Impacts of Light Precipitation Detection with Dual Frequency Radar on Global Precipitation Measurement Core Observatory (GPM/DPR)

Monday, 15 December 2014: 11:50 AM
Yukari N Takayabu1, Atsushi Hamada1, Riko Oki2, Misako Kachi2, Takuji Kubota3, Toshio Iguchi4, Shoichi Shige5 and Kenji Nakamura6, (1)AORI/University of Tokyo, Kashiwa, Chiba, Japan, (2)JAXA Japan Aerospace Exploration Agency, EORC, Sagamihara, Japan, (3)JAXA Japan Aerospace Exploration Agency, Sagamihara, Japan, (4)NICT National Institute of Information and Communications Technology, Tokyo, Japan, (5)Kyoto University, Kyoto, Japan, (6)Dokkyo University, Souka, Japan
The Dual-frequency Precipitation Radar (DPR) on board the GPM Core Observatory consists of Ku-band (13.6 GHz) and Ka-band (35.5 GHz) radars, with an improved minimum detection sensitivity of precipitation compared to the Tropical Rainfall Measuring Mission Precipitation Radar (TRMM PR).

We have studied impacts of improved detection sensitivity with the GPM DPR compared with the TRMM PR. One example of light precipitation is, a scattered rainfall around a trough over the subtropical South Pacific Ocean, which consists of weak but erect precipitation reaching over the melting level of ~2.5 km and trailing precipitation above, which reaches as high as 5km. Another example is a light anvil precipitation spreading from convective cores of a storm in the upper troposphere, overcasting shallow convective precipitation below. The ability of globally detecting such light precipitation will improve our knowledge of precipitation processes.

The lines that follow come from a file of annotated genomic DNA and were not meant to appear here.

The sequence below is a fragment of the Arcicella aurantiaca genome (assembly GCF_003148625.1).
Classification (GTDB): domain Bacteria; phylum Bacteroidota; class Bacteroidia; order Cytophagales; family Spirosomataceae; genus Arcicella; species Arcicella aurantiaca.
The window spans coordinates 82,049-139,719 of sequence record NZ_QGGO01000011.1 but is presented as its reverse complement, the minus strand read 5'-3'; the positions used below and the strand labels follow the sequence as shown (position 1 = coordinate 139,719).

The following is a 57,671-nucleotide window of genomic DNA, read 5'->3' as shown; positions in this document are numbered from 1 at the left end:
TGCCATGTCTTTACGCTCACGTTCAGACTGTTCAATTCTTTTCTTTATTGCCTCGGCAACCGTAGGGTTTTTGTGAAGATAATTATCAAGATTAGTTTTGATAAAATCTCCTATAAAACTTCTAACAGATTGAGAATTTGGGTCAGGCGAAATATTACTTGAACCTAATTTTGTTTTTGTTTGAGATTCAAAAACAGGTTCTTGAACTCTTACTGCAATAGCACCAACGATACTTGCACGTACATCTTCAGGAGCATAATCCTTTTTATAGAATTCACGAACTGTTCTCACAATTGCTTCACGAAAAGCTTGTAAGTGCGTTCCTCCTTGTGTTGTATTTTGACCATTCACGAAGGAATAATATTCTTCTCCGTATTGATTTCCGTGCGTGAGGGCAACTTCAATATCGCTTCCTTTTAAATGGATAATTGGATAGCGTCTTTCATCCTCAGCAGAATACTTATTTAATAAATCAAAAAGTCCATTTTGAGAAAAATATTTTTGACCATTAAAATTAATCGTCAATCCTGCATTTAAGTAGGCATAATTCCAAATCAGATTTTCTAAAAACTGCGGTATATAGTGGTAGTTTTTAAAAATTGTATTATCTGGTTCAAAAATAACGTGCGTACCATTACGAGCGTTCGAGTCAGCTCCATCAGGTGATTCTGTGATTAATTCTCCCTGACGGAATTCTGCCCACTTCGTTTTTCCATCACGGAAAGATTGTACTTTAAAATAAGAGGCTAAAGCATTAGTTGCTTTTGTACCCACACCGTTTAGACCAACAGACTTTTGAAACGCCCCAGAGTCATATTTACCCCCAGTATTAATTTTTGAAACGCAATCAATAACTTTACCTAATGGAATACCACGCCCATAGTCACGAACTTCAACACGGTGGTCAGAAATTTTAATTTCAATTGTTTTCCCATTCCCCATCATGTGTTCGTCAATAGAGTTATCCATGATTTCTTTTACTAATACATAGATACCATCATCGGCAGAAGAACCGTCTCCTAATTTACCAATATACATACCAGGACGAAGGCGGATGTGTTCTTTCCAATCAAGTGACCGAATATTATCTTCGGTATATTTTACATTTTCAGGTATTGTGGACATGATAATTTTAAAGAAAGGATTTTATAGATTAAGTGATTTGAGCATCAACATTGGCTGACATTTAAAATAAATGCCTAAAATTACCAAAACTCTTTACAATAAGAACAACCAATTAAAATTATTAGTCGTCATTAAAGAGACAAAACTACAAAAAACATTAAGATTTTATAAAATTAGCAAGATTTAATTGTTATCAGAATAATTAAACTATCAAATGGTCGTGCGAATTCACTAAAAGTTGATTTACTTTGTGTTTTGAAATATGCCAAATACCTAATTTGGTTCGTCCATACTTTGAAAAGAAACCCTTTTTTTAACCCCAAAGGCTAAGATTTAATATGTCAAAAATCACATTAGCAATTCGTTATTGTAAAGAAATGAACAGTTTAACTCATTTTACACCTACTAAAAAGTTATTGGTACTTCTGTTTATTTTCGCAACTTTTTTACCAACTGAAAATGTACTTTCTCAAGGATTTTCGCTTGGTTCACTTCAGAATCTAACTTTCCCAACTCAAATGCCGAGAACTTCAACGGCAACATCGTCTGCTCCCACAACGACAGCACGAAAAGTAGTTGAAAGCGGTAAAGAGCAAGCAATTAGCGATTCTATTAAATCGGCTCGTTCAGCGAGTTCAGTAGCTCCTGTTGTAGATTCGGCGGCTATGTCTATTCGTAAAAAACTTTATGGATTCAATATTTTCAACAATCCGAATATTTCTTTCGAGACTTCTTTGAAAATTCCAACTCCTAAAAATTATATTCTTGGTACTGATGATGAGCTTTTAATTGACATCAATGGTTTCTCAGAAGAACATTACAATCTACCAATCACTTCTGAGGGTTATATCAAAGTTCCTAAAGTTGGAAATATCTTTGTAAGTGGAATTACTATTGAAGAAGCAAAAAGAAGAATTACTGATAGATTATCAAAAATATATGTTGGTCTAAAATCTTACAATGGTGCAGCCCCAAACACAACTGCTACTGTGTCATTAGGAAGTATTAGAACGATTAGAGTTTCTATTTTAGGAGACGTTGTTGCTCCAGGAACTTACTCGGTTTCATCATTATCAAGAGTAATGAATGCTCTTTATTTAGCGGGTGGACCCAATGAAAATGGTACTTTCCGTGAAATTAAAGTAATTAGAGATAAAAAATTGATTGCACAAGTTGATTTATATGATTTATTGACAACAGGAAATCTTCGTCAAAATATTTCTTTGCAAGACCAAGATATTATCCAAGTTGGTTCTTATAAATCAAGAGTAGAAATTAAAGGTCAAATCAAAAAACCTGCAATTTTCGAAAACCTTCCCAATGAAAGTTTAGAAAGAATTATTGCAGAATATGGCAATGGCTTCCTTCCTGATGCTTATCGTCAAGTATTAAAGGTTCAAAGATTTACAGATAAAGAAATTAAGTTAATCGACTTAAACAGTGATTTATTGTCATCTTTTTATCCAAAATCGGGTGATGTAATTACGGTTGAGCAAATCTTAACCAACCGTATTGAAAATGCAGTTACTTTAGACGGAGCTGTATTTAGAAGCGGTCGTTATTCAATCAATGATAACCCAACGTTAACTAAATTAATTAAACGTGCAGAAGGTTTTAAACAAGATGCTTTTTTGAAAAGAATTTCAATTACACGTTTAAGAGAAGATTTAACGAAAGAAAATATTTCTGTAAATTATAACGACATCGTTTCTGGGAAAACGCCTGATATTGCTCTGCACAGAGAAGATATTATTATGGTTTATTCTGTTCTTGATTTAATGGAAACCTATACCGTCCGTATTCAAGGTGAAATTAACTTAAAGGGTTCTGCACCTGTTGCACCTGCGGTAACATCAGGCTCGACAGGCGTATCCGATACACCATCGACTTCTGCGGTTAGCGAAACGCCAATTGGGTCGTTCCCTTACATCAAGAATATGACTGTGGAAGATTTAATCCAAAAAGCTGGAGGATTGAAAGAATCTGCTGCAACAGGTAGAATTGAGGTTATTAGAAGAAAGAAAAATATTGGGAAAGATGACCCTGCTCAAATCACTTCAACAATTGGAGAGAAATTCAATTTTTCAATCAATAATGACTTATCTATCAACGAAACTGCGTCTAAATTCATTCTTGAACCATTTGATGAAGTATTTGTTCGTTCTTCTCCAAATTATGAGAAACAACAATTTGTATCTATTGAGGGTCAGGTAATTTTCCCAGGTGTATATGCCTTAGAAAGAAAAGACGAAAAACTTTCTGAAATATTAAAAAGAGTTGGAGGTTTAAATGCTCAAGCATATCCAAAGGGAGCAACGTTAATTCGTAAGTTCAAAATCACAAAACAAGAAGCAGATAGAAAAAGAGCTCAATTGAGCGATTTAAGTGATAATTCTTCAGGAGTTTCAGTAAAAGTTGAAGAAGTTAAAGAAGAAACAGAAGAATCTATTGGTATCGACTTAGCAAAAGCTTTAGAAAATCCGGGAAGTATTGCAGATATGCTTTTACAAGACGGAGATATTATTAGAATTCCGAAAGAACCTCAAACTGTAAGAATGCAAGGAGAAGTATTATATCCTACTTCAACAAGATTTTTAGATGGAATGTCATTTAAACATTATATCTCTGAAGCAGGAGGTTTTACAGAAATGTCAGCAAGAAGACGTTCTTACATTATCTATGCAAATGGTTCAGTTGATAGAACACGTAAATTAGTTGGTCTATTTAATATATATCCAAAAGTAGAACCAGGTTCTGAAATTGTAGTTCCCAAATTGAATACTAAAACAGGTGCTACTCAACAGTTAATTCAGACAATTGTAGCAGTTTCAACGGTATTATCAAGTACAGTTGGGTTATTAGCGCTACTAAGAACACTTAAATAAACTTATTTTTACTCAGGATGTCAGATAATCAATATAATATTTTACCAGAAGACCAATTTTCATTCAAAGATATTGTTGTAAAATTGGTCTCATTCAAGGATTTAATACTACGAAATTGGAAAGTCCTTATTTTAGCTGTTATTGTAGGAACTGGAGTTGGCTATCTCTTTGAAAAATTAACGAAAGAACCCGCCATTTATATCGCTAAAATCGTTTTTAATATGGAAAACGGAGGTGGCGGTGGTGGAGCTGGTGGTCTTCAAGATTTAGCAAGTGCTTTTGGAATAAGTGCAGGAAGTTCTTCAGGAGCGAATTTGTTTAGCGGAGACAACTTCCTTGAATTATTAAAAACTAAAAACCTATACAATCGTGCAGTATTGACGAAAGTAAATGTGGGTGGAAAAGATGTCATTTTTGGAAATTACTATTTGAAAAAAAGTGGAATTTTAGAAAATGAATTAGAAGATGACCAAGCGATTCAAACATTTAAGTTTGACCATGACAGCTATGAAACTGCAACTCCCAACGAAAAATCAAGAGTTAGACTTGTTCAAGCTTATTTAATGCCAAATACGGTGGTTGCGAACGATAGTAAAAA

Utilizing an early version of the DPR product, a quick evaluation on statistical impacts of increasing the detection sensitivity from 17dBZ to 12dBZ has been performed. Here, 17dBZ is the value which is mostly accepted as the performed detection sensitivity of the TRMM PR, and 12dBZ is the guaranteed sensitivity for GPM Ka-band radar. For the near surface precipitation, impacts are significant in terms of numbers, but limited to several regions in terms of the rainfall volume. Volume impacts are much larger at the upper troposphere, which is indicated by the detection of the anvil precipitation, for example. The upper level improvements are mostly found where the deep precipitation systems exist.

Quantitative discussions utilizing the latest version of the DPR data, which is scheduled to be released to the public in September, will be presented at the session.